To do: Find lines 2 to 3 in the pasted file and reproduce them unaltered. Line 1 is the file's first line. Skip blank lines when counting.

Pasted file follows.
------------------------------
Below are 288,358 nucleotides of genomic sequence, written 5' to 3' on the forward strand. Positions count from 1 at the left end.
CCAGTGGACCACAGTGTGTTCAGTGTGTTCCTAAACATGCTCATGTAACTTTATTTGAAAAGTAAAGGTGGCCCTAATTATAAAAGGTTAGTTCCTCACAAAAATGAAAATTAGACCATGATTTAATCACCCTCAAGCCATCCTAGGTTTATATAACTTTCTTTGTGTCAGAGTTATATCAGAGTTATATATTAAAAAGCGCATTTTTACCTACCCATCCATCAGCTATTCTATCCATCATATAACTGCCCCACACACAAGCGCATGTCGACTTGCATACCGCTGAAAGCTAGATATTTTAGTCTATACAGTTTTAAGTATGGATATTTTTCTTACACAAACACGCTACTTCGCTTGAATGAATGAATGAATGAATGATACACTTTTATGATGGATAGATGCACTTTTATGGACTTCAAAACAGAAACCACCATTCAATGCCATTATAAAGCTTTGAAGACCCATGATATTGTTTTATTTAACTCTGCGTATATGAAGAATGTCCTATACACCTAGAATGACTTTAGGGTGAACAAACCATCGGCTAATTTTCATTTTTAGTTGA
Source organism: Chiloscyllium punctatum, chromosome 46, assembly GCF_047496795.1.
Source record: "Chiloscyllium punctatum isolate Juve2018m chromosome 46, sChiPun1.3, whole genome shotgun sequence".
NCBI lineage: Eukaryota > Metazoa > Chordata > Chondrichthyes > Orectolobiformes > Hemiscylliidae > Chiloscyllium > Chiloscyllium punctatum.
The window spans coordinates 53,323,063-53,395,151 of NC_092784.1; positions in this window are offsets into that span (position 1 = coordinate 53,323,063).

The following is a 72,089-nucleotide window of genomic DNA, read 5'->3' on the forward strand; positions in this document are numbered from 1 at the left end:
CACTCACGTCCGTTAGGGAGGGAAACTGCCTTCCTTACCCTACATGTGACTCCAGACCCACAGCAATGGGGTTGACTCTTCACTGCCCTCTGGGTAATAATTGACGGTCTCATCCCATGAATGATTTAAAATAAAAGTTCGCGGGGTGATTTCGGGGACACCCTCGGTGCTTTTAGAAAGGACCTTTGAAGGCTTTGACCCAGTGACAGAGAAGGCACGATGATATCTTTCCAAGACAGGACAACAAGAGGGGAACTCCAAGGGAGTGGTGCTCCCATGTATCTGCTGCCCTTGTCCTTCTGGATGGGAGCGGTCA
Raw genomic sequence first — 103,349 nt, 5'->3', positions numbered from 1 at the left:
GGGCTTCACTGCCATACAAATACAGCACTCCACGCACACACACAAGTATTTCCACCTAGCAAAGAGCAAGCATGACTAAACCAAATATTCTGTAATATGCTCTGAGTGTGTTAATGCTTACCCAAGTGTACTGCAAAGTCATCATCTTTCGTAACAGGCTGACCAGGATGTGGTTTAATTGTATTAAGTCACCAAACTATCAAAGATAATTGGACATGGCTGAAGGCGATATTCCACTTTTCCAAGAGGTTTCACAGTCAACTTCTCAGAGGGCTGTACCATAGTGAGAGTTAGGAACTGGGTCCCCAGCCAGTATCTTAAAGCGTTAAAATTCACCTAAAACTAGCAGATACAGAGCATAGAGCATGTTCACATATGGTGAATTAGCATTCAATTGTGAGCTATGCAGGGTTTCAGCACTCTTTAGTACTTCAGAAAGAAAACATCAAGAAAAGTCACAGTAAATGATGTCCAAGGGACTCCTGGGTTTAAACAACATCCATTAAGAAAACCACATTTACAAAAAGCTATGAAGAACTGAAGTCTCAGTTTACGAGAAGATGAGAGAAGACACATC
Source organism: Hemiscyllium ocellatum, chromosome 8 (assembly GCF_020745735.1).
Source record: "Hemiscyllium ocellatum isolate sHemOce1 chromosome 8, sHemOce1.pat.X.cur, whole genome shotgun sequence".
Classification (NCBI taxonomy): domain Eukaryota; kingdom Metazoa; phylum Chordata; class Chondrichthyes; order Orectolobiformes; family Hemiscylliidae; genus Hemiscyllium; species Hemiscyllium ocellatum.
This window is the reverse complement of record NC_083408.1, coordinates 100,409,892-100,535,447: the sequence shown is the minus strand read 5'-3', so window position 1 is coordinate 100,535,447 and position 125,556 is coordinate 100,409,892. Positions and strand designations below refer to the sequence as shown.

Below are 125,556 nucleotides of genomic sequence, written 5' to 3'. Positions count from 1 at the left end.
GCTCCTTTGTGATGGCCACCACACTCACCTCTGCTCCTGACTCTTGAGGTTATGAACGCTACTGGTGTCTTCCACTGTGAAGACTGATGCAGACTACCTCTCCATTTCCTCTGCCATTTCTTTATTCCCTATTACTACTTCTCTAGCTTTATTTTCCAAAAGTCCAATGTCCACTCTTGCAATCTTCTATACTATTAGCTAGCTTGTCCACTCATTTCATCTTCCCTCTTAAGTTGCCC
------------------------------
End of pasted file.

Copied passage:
CCAGTGGACCACAGTGTGTTCAGTGTGTTCCTAAACATGCTCATGTAACTTTATTTGAAAAGTAAAGGTGGCCCTAATTATAAAAGGTTAGTTCCTCACAAAAATGAAAATTAGACCATGATTTAATCACCCTCAAGCCATCCTAGGTTTATATAACTTTCTTTGTGTCAGAGTTATATCAGAGTTATATATTAAAAAGCGCATTTTTACCTACCCATCCATCAGCTATTCTATCCATCATATAACTGCCCCACACACAAGCGCATGTCGACTTGCATACCGCTGAAAGCTAGATATTTTAGTCTATACAGTTTTAAGTATGGATATTTTTCTTACACAAACACGCTACTTCGCTTGAATGAATGAATGAATGAATGATACACTTTTATGATGGATAGATGCACTTTTATGGACTTCAAAACAGAAACCACCATTCAATGCCATTATAAAGCTTTGAAGACCCATGATATTGTTTTATTTAACTCTGCGTATATGAAGAATGTCCTATACACCTAGAATGACTTTAGGGTGAACAAACCATCGGCTAATTTTCATTTTTAGTTGA
Source organism: Chiloscyllium punctatum, chromosome 46, assembly GCF_047496795.1.